Well I thought it was funny! Well I thought it was neat!


I was never the biggest, fastest, or best-looking kid as I ineptly clawed my way from kindergarten through puberty. However, I have always had a gift for weapons. For a sixth grader coming of age in the Mississippi Delta in 1976, that was a marketable skill.

This ghastly tale begins at church. One of my dad’s deacon duties at Oakhurst Baptist Church in Clarksdale, Mississippi, was counting the money after each week’s collection. He and another couple of guys would tally the folding money and checks. I was responsible for counting the silver. There was just so much damage I could do with that. However, that did give me unfettered access to a wide selection of rubber bands in the counting room.

Just like assault rifles, fighter planes, and attack submarines, my weapons evolved over time. Eventually, I found the optimal balance between propellant and payload. It took a great deal of experimentation to get there.

This may look like common office kit. However, in young irresponsible
hands these simple rubber bands can become weapons of mass destruction.

Tactical Details

The energy came in the form of a pair of substantial rubber bands looped together in the middle. One loop went over the thumb and the other over the forefinger of my left hand. The knot between the two reliably established the midpoint.

The ultimate projectile began as about one-third sheet of notebook paper split up and down. I coated one side with a thin film of Elmer’s glue and folded it on itself. Once that set, I repeated the exercise. After a few iterations, I had a strip of glue-laminated paper about the width of a cigarette. I then flattened it between two books and folded it in the middle.

With this as a foundation, I discreetly made a puddle of glue on the floor of my sixth-grade classroom underneath my desk and balanced the thing vertex down with the legs pointing up. Once that set, I peeled it up and teased the extra glue away until it left a hard nubbin on the end. Terminal performance was, shall we say, formidable.

I’m not kidding, that bad boy would dent sheetrock. I have no idea where my teachers were this whole time. Just imagine what I might have accomplished had I focused all that energy on something more productive.

Regardless, after the first recess, every little boy in my sixth-grade class had to have a DIY death machine of his own. The following Sunday, I pilfered enough of the Lord’s rubber bands to arm the male half of the class. Our little grade school suddenly became considerably pricklier.

This is what Tom thought popped him behind his right ear.
Reality was something altogether different

The Event

We’ll call the two kids in question Tom and Bill. These were obviously not their real names. Tom was a pleasant enough bloke, but he always seemed just a little bit stoned. Bill was a hoodlum, but he was a likable hoodlum. Tom sat about midway back in a particular row in Mrs. Flowers’ sixth-grade classroom. Bill occupied the desk behind him. I sat behind Bill. As it was hot and air conditioning was expensive, the windows stood open.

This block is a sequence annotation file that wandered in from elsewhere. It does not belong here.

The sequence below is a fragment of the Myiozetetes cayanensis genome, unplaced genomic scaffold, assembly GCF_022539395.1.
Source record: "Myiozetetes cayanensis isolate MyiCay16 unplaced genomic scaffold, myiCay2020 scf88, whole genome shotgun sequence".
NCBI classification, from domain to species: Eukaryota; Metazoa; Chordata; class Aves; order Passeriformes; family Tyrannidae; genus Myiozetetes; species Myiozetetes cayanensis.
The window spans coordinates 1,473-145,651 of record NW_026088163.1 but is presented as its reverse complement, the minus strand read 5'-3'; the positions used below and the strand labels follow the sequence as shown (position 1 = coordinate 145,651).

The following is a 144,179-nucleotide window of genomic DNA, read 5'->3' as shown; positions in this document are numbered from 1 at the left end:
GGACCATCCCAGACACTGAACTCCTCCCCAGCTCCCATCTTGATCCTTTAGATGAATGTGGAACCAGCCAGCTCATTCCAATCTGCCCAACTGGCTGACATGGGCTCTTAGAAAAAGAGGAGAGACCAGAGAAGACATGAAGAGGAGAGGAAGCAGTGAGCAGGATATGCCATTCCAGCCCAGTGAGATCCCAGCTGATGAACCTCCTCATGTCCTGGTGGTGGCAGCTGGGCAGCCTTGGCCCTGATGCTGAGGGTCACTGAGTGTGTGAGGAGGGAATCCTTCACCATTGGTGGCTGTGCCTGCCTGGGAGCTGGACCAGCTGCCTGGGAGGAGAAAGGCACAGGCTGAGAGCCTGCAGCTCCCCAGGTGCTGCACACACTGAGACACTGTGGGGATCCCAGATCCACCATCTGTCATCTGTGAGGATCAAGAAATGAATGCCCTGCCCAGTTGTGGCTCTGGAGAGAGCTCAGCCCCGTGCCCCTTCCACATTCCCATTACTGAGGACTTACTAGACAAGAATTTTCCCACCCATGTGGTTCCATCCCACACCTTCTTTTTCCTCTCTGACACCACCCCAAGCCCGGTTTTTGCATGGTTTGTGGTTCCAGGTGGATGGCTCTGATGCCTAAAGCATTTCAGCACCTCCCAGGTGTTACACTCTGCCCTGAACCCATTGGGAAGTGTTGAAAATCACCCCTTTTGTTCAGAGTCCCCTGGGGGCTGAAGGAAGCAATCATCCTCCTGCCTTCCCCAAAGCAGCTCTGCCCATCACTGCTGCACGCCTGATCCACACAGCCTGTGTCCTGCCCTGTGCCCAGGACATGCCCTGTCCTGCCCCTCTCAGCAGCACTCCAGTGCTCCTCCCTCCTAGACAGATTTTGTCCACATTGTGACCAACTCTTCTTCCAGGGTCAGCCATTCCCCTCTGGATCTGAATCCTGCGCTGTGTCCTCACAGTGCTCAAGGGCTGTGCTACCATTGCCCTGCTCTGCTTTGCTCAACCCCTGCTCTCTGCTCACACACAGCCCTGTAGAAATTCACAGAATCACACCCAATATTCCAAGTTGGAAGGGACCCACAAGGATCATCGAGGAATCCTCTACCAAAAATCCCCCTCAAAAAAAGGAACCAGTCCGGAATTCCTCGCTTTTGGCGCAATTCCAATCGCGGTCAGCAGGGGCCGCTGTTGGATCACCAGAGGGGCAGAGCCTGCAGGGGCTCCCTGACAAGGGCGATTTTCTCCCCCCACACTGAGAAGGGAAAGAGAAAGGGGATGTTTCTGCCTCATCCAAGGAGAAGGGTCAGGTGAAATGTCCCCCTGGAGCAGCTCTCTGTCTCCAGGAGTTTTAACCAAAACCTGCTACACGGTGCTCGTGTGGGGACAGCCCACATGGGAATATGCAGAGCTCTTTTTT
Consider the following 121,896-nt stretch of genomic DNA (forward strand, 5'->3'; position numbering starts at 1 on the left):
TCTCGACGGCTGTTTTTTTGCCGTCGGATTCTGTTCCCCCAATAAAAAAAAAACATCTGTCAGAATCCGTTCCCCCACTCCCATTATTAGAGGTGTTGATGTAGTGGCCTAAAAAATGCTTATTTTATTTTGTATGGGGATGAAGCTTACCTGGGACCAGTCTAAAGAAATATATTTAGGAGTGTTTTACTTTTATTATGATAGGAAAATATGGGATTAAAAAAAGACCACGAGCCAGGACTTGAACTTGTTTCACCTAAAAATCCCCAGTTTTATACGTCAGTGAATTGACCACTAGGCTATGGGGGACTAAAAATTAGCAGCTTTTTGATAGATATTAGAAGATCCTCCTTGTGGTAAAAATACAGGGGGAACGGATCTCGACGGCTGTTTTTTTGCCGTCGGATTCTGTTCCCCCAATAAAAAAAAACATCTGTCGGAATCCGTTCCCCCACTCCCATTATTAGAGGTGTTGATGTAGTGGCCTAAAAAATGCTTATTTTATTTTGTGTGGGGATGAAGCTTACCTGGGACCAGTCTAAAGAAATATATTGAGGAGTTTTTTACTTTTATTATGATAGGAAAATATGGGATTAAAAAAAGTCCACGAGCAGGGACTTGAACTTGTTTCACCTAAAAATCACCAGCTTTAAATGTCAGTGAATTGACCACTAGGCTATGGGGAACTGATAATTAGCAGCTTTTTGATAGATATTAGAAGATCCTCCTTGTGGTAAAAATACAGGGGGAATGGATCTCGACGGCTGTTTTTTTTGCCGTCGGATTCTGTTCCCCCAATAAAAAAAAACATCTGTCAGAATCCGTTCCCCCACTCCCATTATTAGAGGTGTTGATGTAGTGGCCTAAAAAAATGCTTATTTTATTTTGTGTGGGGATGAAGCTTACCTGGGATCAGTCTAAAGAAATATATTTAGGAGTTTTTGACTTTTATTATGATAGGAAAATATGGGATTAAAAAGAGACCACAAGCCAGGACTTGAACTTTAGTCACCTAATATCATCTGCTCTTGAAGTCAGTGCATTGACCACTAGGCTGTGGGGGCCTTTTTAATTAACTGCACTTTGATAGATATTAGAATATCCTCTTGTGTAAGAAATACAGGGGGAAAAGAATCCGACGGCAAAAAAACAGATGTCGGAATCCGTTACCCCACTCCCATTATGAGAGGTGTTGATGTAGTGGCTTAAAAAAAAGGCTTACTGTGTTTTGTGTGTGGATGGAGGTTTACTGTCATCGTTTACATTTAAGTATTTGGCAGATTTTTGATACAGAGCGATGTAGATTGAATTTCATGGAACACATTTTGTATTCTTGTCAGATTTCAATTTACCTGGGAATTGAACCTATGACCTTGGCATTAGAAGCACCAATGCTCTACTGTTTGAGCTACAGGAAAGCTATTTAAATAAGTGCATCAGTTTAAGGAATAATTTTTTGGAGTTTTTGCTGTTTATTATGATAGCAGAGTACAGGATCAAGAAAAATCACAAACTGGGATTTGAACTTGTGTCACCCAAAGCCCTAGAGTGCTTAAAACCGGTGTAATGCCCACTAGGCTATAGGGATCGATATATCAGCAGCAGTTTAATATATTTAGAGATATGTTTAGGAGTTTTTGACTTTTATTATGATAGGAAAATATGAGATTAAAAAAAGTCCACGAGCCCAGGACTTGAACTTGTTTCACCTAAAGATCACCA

Mrs. Flowers was reading us something, Charlotte’s Web, I think. Such maudlin prose was inadequate to keep us evil little boys exactly riveted. As a result, Bill entertained himself by exercising his rubber band weapon.

Bill oriented his left hand behind Tom’s head and stretched the contraption to its full length with his right. All the while, he used Tom’s melon as cover, so Mrs. Flowers remained blissfully unaware. I could not help but watch. It was like being privy to a slow-motion car crash. What came next was tragically predictable.

Perhaps his hand was sweaty. Maybe Bill was just clumsy. We have already established that he had epically poor judgment. For whatever reason, Bill’s projectile slipped out of his fingers. It then promptly accelerated to around 5,000 feet per second before catching Tom in the little pocket behind his right ear with the force of a 20mm cannon round.

Tom suddenly stood bolt upright and unleashed an absolutely inhuman shriek. Bill took advantage of the chaos to stash his rubber band in his pocket. The projectile likely glanced off of Tom’s skull, punched through the ceiling, and is currently orbiting Uranus. Mrs. Flowers was, shall we say, discomfited. Tom then collapsed into a ball on the floor and appeared to have some kind of seizure.

Mrs. Flowers was at Tom’s side in an instant, attempting to render aid and comfort. After a couple of minutes, Tom regained the capacity to speak. Mrs. Flowers asked him what in heaven’s name was the matter. She had likely never before seen a sixth-grade boy so moved by Charlotte’s Web. Between sobs, Tom explained that a wasp had stung him unexpectedly behind his right ear. As the window was standing open, this explanation was sufficiently plausible to deflect further investigation.

Tom recovered, sort of, in about half an hour. Charlotte’s Web was irretrievably ruined for the day. As I was the only one who actually saw Bill’s accidental discharge, no one was the wiser. It has been some 47 years, and precious Mrs. Flowers has since died, so I suspect the statute of limitations has expired. Tom, if you’re out there, I sincerely hope you’ve had a good life, bro. I’m sorry Bill nearly killed you with an improvised weapon of my own design.


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